“My Father’s Poetry” On August 15 Features Poetry By Mitsuye Yamada And Satsuki Ina’s “From A Silk Cocoon”

The following is a press release from Haiku North America.


Itaru Ina, father of filmmaker Satsuki Ina, is shown here in the infamous jail at the Tule Lake Segregation Center during World
War II. Satsuki Ina, who was born at Tule Lake, will recite her father’s poetry and screen her film, From A Silk Cocoon:
A Japanese American Renunciant’s Story
at the event, along with Mitsuye Yamada, who will also read her poetry.
Photo courtesy Satsuki Ina

On Thursday, August 15, 2013, starting at 7:00 PM at the Queen Mary in Long Beach, California (see map below), Haiku North America 2013 is honored to present a poetry reading and film screening, free and open to the public on the haiku and senryu of Japanese Americans during World War II imprisonment.

The event My Father’s Poetry, will feature a discussion with and readings by poet Mitsuye Yamada and filmmaker Satsuki Ina. The fathers of both women were prominent haiku and senryu poets involved in the thriving Japanese American literary scene in the early 20th century, which was suppressed during and after World War II. Even when imprisoned during the war, the poets continued to write haiku and senryu, expressing not only outrage and despair, but also, the sublime moments and humorous absurdities that become even more apparent when uprooted from home, separated from family, and suffering through life behind bars.

7:00 PM – Mitsuye Yamada, Poet

Mitsuye Yamada, author of Camp Notes and Other Writings (1976) and Desert Run: Poems and Stories (1988), will talk about the senryu groups that her father founded before, during, and after the war, and how her father’s poetry impacted her life as a poet. She will read senryu written by her father in addition to some of her own longer-form poetry.

Yamada has spent her life fighting for women’s representation and increased multicultural understanding and respect. A retired English professor and founder of Multicultural Women Poets of Orange County, she was also featured in the 1981 film Mitsuye and Nellie: Two Asian American Poets.

7:30 PM – Satsuki Ina, Filmmaker

Satsuki Ina is shown here, with her mother and brother, during their incarceration at the Tule Lake Segregation Center during World War II.
(click above to view larger image)
Photo courtesy Satsuki Ina

Satsuki Ina was born in Tule Lake Segregation Center where her family was imprisoned during World War II. She has produced two award-winning documentary films about the Japanese American World War II experience: Children of the Camps, and From a Silk Cocoon: a Japanese American Renunciation Story (see preview below) and is a Professor Emeritus at California State University Sacramento.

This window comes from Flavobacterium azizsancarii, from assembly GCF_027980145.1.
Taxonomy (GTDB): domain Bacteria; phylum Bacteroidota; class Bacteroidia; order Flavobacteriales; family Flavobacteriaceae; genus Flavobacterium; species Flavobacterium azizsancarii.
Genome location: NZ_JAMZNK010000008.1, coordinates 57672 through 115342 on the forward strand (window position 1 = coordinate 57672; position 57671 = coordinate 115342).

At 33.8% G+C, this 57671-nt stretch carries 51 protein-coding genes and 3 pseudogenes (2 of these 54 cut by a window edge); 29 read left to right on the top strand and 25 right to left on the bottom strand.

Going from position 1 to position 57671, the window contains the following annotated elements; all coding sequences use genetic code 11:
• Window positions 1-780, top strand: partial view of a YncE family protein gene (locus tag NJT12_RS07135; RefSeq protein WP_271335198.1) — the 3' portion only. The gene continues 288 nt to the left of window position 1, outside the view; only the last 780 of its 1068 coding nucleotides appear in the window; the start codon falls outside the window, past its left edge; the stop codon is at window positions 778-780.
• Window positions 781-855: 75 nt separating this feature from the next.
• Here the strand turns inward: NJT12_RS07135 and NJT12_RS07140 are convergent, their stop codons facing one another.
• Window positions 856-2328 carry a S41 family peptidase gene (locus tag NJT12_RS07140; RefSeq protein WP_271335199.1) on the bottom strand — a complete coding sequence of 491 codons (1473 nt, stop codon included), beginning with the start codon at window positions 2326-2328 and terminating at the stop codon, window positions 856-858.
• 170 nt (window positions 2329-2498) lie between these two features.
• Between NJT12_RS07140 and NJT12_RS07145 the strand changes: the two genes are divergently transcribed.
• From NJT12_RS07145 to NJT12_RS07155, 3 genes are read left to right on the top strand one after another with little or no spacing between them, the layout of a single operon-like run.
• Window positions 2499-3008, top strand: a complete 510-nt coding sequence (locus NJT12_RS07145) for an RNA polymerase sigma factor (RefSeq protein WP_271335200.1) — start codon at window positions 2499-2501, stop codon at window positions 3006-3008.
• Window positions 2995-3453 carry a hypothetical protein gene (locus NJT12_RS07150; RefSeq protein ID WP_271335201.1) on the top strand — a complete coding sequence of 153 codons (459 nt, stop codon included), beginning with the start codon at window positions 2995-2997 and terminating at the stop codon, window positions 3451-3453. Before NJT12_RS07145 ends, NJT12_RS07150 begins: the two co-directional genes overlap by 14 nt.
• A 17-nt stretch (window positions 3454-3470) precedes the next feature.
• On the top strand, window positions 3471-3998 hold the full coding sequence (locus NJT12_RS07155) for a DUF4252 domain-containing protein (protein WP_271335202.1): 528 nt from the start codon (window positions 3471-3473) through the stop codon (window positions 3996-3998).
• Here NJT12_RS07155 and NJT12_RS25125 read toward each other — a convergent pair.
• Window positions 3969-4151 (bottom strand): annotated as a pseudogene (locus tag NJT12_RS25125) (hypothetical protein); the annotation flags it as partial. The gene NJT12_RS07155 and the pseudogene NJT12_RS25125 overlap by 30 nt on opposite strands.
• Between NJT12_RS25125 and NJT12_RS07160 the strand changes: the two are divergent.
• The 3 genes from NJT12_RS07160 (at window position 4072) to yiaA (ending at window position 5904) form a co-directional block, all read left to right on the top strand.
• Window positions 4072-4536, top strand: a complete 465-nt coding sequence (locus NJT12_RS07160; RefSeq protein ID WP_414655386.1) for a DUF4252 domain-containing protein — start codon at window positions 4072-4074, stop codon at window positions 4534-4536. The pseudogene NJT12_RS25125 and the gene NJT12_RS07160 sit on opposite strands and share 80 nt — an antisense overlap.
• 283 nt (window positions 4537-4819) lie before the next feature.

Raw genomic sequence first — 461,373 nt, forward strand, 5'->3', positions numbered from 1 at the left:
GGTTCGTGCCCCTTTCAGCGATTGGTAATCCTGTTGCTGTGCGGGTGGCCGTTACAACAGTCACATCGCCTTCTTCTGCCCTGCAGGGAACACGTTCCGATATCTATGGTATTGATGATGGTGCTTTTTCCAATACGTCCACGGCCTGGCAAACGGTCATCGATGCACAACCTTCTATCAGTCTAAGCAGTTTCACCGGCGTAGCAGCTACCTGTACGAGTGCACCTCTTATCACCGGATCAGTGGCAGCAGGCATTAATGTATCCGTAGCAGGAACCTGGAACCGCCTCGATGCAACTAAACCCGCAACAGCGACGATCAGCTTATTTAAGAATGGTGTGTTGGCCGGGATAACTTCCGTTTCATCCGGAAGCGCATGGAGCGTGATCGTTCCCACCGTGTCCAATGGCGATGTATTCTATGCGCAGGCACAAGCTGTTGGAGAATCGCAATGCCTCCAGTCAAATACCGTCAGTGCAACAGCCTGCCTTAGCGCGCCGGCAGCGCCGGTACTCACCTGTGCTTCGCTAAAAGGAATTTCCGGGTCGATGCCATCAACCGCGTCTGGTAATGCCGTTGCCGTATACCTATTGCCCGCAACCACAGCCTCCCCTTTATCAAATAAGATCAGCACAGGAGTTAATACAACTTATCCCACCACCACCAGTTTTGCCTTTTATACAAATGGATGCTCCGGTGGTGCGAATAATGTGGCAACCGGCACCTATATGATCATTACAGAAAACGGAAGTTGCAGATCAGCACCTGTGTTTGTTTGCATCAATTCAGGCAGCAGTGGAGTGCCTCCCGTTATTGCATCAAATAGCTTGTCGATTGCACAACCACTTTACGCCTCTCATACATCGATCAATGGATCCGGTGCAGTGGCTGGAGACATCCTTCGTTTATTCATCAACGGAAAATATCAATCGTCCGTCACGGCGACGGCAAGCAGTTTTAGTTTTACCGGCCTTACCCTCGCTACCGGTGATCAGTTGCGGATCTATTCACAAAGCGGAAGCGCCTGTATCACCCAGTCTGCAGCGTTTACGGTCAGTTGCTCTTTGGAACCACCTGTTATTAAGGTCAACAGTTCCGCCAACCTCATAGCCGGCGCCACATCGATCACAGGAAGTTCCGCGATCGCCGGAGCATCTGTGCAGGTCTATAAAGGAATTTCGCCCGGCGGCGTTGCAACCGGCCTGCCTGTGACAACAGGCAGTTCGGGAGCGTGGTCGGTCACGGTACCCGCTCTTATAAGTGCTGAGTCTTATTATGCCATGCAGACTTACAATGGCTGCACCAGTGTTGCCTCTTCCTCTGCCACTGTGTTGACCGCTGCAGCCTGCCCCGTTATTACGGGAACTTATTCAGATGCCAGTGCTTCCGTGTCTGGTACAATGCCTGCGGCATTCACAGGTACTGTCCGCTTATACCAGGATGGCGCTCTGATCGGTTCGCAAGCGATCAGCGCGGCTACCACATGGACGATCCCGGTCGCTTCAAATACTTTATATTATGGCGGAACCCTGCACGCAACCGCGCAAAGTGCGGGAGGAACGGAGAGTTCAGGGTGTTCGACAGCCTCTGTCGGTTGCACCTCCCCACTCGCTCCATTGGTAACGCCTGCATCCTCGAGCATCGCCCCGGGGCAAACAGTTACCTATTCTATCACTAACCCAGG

Satsuki Ina will share and read the haiku poetry of her father, Itaru Ina, who wrote some of his most sublime and evocative haiku during the war.

8:00 PM – Film Screening: From a Silk Cocoon: A Japanese American Renunciant’s Story

From a Silk Cocoon tells the true story of Dr. Ina’s parents, Itaru and Shizuko Ina, who were imprisoned during World War II at Tanforan Assembly Center (in race track horse stalls) and then, at Tule Lake Segregation Center, in a desolate region of Northern California. Woven into the story are haiku and senryu poems written by Itaru Ina, that evoke his feelings of betrayal by his country and his longing for his distant family.

This program is organized by Haiku North America, a 501(c) non-profit organization, and is made possible through the generous support of conference donors and registered attendees. Haiku North America is the largest gathering of haiku poets in North America, and meets every two years at a different city in North America. This is the first time Haiku North America has been held in Southern California in its 24-year history. More information can be found on the Haiku North America web site: http://www.haikunorthamerica.com.

For information about press credentials for the Haiku North America conference, please contact the Outreach Coordinator, Sean Kolodji, at hna2013outreach@gmail.com.

This program is also supported in part by Arts Council for Long Beach and the City of Long Beach.

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From A Silk Cocoon: A Japanese American Renunciant’s Story – Trailer

 

 

From A Silk Cocoon: A Japanese American Renunciant’s Story – Excerpt

 

 

The Queen Mary, Long Beach, California


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